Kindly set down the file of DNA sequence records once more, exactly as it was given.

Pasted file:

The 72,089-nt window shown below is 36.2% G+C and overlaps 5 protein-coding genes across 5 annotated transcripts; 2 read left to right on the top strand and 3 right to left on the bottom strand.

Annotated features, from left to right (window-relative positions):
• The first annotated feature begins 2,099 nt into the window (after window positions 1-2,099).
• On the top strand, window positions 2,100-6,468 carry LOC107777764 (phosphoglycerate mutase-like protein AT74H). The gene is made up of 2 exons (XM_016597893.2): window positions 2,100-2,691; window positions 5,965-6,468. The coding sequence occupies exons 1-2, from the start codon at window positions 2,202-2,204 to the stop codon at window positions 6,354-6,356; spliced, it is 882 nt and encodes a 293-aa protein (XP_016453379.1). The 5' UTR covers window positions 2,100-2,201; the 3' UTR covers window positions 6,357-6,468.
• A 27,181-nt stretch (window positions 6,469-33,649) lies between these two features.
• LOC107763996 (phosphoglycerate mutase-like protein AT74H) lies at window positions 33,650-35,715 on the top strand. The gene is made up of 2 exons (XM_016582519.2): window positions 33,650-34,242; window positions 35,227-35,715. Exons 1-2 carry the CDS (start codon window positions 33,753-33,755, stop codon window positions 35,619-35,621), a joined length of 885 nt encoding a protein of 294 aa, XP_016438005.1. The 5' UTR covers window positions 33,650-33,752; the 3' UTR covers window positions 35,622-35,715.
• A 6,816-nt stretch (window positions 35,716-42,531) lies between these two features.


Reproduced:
The 72,089-nt window shown below is 36.2% G+C and overlaps 5 protein-coding genes across 5 annotated transcripts; 2 read left to right on the top strand and 3 right to left on the bottom strand.

Annotated features, from left to right (window-relative positions):
• The first annotated feature begins 2,099 nt into the window (after window positions 1-2,099).
• On the top strand, window positions 2,100-6,468 carry LOC107777764 (phosphoglycerate mutase-like protein AT74H). The gene is made up of 2 exons (XM_016597893.2): window positions 2,100-2,691; window positions 5,965-6,468. The coding sequence occupies exons 1-2, from the start codon at window positions 2,202-2,204 to the stop codon at window positions 6,354-6,356; spliced, it is 882 nt and encodes a 293-aa protein (XP_016453379.1). The 5' UTR covers window positions 2,100-2,201; the 3' UTR covers window positions 6,357-6,468.
• A 27,181-nt stretch (window positions 6,469-33,649) lies between these two features.
• LOC107763996 (phosphoglycerate mutase-like protein AT74H) lies at window positions 33,650-35,715 on the top strand. The gene is made up of 2 exons (XM_016582519.2): window positions 33,650-34,242; window positions 35,227-35,715. Exons 1-2 carry the CDS (start codon window positions 33,753-33,755, stop codon window positions 35,619-35,621), a joined length of 885 nt encoding a protein of 294 aa, XP_016438005.1. The 5' UTR covers window positions 33,650-33,752; the 3' UTR covers window positions 35,622-35,715.
• A 6,816-nt stretch (window positions 35,716-42,531) lies between these two features.